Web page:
I Know You Mean Well, But....

I know you care when you call, email or text, even if I don't get back to you quickly because of pain from my broken wrist and arm. Sometimes, however, I wish you would walk in my shoes a bit and understand how it sounds when you say things that are neither kind nor helpful: 

  • This is really not that bad in the scheme of life. Of course, it isn't but right in the here and now it's horrific for me that I can't use my right hand for so many pursuits. I can't shower on my own, brush my hair well, floss, or even be without pain for long spells without strong meds. I know there are others, such as the friend with the broken hip or the one with breast cancer, who are far worse off but...
  • You've got to improve your attitude. I am trying so hard not to feel frustrated, have a pity party, cry, and more. Telling me this doesn't help. Instead, it would be better to comment on my perseverance to do my strengthening exercises, my attempts to keep working on my typing with my left hand, and mastering voice recognition on my computer.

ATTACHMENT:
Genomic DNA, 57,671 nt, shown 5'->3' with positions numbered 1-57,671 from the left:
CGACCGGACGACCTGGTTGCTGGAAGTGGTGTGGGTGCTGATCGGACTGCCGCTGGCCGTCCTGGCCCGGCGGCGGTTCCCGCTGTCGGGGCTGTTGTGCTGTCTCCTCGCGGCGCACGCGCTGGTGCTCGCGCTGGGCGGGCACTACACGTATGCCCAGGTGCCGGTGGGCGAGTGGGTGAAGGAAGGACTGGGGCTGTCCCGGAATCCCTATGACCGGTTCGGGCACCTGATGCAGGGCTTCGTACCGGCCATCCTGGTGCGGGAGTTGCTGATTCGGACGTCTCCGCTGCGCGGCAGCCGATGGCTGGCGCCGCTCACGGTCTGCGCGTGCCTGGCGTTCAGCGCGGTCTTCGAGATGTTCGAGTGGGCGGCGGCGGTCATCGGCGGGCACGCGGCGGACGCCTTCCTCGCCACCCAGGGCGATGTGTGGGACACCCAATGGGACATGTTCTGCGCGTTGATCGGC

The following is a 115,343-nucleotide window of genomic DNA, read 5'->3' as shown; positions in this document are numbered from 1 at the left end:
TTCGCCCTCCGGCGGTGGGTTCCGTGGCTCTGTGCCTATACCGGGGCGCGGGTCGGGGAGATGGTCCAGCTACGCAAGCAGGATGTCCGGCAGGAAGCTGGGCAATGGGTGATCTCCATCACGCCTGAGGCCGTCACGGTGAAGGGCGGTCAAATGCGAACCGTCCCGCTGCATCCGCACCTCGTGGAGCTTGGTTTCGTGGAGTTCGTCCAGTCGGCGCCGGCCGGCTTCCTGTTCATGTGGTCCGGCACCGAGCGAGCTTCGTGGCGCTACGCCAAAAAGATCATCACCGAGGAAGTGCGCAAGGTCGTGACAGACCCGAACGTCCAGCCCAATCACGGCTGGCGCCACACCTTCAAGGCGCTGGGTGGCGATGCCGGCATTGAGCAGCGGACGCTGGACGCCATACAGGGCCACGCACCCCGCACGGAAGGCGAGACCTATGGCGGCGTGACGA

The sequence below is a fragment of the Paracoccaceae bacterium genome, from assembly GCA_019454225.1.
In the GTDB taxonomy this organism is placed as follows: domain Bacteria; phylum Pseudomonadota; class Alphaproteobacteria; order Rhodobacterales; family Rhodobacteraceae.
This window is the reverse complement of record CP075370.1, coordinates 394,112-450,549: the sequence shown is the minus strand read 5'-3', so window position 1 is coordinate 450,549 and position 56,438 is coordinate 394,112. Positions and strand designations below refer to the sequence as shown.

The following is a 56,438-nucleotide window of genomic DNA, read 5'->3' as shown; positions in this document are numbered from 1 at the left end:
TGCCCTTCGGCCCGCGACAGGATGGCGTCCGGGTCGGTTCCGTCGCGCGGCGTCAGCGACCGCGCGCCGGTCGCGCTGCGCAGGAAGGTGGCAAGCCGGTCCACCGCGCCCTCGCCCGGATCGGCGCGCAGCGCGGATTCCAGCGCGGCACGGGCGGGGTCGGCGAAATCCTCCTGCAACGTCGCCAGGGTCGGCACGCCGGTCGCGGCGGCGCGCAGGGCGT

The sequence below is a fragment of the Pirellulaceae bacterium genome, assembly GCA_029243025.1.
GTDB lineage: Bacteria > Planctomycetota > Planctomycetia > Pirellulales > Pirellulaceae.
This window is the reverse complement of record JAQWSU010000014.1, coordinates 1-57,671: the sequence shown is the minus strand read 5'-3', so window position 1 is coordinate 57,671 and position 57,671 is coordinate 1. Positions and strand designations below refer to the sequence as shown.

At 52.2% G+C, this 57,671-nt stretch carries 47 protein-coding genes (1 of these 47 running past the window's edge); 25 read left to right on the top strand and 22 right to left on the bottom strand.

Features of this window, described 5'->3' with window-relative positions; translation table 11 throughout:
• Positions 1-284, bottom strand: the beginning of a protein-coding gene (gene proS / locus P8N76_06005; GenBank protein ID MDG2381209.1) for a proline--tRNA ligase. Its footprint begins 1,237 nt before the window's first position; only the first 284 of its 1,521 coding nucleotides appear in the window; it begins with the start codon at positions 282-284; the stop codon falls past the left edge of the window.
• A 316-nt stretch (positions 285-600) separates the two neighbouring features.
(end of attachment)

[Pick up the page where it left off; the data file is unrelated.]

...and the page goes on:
• You'll never get 100-percent use again of your arm and wrist. This is pessimistic and the last thing I need to hear. Thanks for warning me. Better not to share the tale of woe you experienced or heard but to encourage me. Just maybe I will gain full use! I have talked to others who have. 

Instead, why not ask if you can come over for some tea since I can't drink wine while I am on meds, bring a meal or send me one, ask what I have a craving for, send a card, or just call and talk to keep me focused on something else besides pain. How about sending a joke or sharing a funny story, which one set of friends did who made me hysterical reminiscing about a trip we shared when the crab cakes took forever to show up. 

Better even yet, just offer advice in the right tone such as, "I heard icing your arm before or after the exercises really helps; have you tried that?" My younger daughter, a child psychologist offered words that soothed: “Be sure you get some emotional therapy and also make a visualization board of what you love--sandy beaches, a bustling favorite city, baking your favorite rugelach.” These are positive messages. 

I know I may be extra sensitive right now. Perhaps it's the meds talking, but with some extra help and cheerleading from my friends and family, I'll get through this. And I’ll be sure to put you on my thank-you list.


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